Now that's all good and well, you might say, but that doesn't tell us much about whether certain kinds of magic typically associated with traditions like the Folk Witches had feminine connotations or not. Dr. Rider goes through the question in some more detail below, starting with the aspect of folk witchery that does appear to be coded female in period sources:
Magic relating to love, sex and fertility is probably the form of magic most often cited by modern scholars as a female activity. Individual medieval writers, such as the authors of the Malleus, who as we have seen linked love magic to women have attracted attention, and Richard Kieckhefer has also pointed out that women were more likely than men to be accused of doing love magic in trial records. Scholars have varied in how they interpret this information. On the one hand, Kieckhefer emphasizes that although women were more likely than men to be accused, this does not mean they were necessarily more likely to do love magic in practice: rather, men may have found it more convenient than women to blame their sexual transgressions on magic, and they may also have been more able to make the authorities take their allegations seriously...However, as these examples show, it is extremely difficult to write about certain forms of magic as women’s magic because most of the surviving sources were written by men rather than by the women themselves. It is therefore almost impossible to know how far they reflect a genuine difference in practice and how far they draw on the kinds of stereotypes about women, sex and magic discussed in the previous section.
So even love and sex magic as a feminine practice is a murky question at best. Even more to the point, many of the other classic practices connected to the Folk Witches as describe in Hedge Magic lack gender connotations. Flight is one that is clearly genderless. Healing and dowsing for items are two others:
...the sources that often do not present healing or divination as particularly male or female activities (in contrast to their depictions of women doing love magic or men calling up demons)...other forms of magic, such as healing or finding stolen goods, were linked to men and women in roughly equal numbers.
The author and the scholars she cites locate the feminization of folk magic in the Late Middle Ages - after Ars' conventional start date - and it still wasn't a completed process until the Early Modern and the accompanying (in)famous growth and institutionalization of witch trials:
In a study of late medieval witch trials published in 1976, Richard Kieckhefer noted that around two-thirds of the accused were women, and that the proportion of women accused, compared to men, rose during the fifteenth century. More recent work on fifteenth-century Swiss trial records has sought to bring greater nuance to this picture and has stressed that although a general “feminization” of witchcraft did take place in this period, the numbers of men and women brought to trial varied considerably between regions. In some areas, men continued to outnumber women even at the end of the fifteenth century. These studies have also shown the extent to which the gendering of trials depended on whether the witches were tried by a secular or ecclesiastical tribunal, though the impact of this also varied. Susanna Burghartz’s comparison of trials in Lausanne and Lucerne has found that, contrary to what we might assume about clerical misogyny, the proportion of women in witchcraft trials conducted by the secular authorities in Lucerne was far higher than in trials conducted by the inquisitors in Lausanne. This was not always the case, however, and Kathrin Utz Tremp found the opposite pattern in late fourteenth- and early fifteenth-century Freiburg: in towns and before inquisitors, women appeared in greater numbers, whereas in the countryside and before secular tribunals, men outnumbered women. The picture is one of local diversity within a general trend towards “feminization”.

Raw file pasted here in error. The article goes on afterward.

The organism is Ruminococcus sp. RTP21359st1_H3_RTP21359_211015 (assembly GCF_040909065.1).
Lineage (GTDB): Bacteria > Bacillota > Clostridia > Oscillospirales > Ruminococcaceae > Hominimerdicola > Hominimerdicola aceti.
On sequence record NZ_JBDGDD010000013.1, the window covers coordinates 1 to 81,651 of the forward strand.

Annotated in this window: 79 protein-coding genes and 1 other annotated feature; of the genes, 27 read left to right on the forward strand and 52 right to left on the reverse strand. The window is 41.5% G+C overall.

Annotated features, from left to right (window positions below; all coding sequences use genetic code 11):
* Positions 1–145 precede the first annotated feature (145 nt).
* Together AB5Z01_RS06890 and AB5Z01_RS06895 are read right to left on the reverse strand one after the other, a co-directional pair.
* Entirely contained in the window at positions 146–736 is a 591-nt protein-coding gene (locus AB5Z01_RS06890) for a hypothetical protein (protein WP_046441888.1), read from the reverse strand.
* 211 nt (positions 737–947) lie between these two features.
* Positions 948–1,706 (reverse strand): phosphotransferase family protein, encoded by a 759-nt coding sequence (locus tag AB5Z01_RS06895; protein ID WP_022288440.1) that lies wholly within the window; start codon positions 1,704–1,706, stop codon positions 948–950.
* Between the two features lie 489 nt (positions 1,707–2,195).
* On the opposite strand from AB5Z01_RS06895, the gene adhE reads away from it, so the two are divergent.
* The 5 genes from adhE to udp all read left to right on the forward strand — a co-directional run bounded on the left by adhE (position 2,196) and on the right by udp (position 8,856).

While it's certainly true that magi are still likely to look down their noses at the hedgie peasant magic of Folk Witches, there's no need to tie the magic to femininity (and its inherent connections to relative status in the world of 1200s Western Eurasia.) This is a pretty harmless example, since there's been a lot of work done by folks who consider themselves to be modern day practitioners of similar historical magical traditions to reclaim so-called women's magic from the negative connotations attached to it and the entry in Hedge Magic is certainly sympathetic to the Folk Witches, but historians have already gone and done one better - those strongly gendered connections to "weaker and ruder" peasant magic simply don't seem to have existed in the 1200s!